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No 'butts' about it: Kandiyohi County, Minn., Board thanked for tobacco-free beaches

Laura Daak from the Kandiyohi County Drug Free Communities Coalition presented a stack of thank you cards to the Kandiyohi County Commissioners for making county park beaches tobacco-free. People wrote the cards during the Kandiyohi County Fair earlier this month. Tribune photo Carolyn Lange

WILLMAR — A tall stack of thank you cards was delivered to the Kandiyohi County Commissioners Tuesday.

Hand-written by residents who stopped by at the Drug-Free Communities Coalition booth earlier this month at the Kandiyohi County Fair, the cards expressed gratitude for action the County Board of Commissioners took to make county park beaches tobacco-free.

"It's nice to walk on the beach without stepping on a bunch of cig butts," read a card addressed to Commissioner Dean Shuck from a woman named Rose.

"Thank you for taking a stand," said Laura Daak, a health educator in the county's Public Health Department and coordinator for the coalition's grant-funded program as she gave each of the sitting commissioners the postcards, which also included pictures of kids sitting on a beach.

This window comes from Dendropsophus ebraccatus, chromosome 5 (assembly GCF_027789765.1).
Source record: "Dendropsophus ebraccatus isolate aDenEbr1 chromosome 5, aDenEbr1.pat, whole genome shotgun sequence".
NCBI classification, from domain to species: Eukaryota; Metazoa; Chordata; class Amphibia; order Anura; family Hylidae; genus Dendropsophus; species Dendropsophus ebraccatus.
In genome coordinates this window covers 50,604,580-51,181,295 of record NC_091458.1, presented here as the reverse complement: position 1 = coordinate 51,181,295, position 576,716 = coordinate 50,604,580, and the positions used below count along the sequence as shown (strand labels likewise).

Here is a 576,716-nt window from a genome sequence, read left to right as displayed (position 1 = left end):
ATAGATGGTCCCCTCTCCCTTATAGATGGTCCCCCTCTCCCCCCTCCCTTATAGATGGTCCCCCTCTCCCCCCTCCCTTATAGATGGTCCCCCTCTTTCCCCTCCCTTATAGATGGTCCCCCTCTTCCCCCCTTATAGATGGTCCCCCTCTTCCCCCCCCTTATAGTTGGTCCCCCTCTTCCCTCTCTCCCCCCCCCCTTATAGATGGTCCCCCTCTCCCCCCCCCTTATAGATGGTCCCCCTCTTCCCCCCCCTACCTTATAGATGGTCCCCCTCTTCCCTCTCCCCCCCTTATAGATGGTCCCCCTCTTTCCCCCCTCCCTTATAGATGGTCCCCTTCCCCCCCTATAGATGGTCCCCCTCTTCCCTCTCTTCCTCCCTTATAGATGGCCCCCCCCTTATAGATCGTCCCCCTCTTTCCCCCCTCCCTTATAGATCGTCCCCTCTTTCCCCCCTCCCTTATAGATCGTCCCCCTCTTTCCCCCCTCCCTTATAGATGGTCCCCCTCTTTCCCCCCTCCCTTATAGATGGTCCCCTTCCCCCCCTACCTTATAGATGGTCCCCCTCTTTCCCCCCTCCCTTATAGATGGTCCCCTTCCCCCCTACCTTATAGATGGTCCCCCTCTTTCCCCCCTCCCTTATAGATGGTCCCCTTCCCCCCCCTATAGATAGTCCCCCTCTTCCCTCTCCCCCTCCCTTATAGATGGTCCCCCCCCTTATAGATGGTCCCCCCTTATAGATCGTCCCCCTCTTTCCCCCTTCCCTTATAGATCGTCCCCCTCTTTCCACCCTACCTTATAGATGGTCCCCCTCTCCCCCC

Daak also gave cards to former commissioners Dennis Peterson and Richard Larson who were on the board when the county's tobacco ordinance was revised last November. Peterson and Larson were both present at Tuesday's meeting.

Daak said when the coalition first proposed revising the ordinance, the request was backed up with a survey that showed 80 percent of county residents would support tobacco-free beaches.

The commissioners "didn't hesitate at all" to set the change in motion, said Daak.

With the summer swimming season about to wind down, Daak said the new ordinance has had a positive review.

"We've had a really good response," said Daak, with the public enjoying beaches that are free from cigarette butts. She said county park managers and lifeguards have not reported any problems enforcing the new ordinance.

"There's been no trouble whatsoever," said Daak. "There doesn't seem to be any resistance at the beaches. Everybody is abiding by it and even thanking the lifeguards for the policy."

People who stopped by the coalition's booth at the fair were informed about the new ordinance and were invited to write the commissioners a card.

"A lot of residents that came up to us thanked us that the beaches are now tobacco-free," said Daak.

The coalition wanted to make sure the commissioners knew their actions were appreciated.

Carolyn Lange

A reporter for more than 30 years, Carolyn Lange covers regional news with the West Central Tribune.

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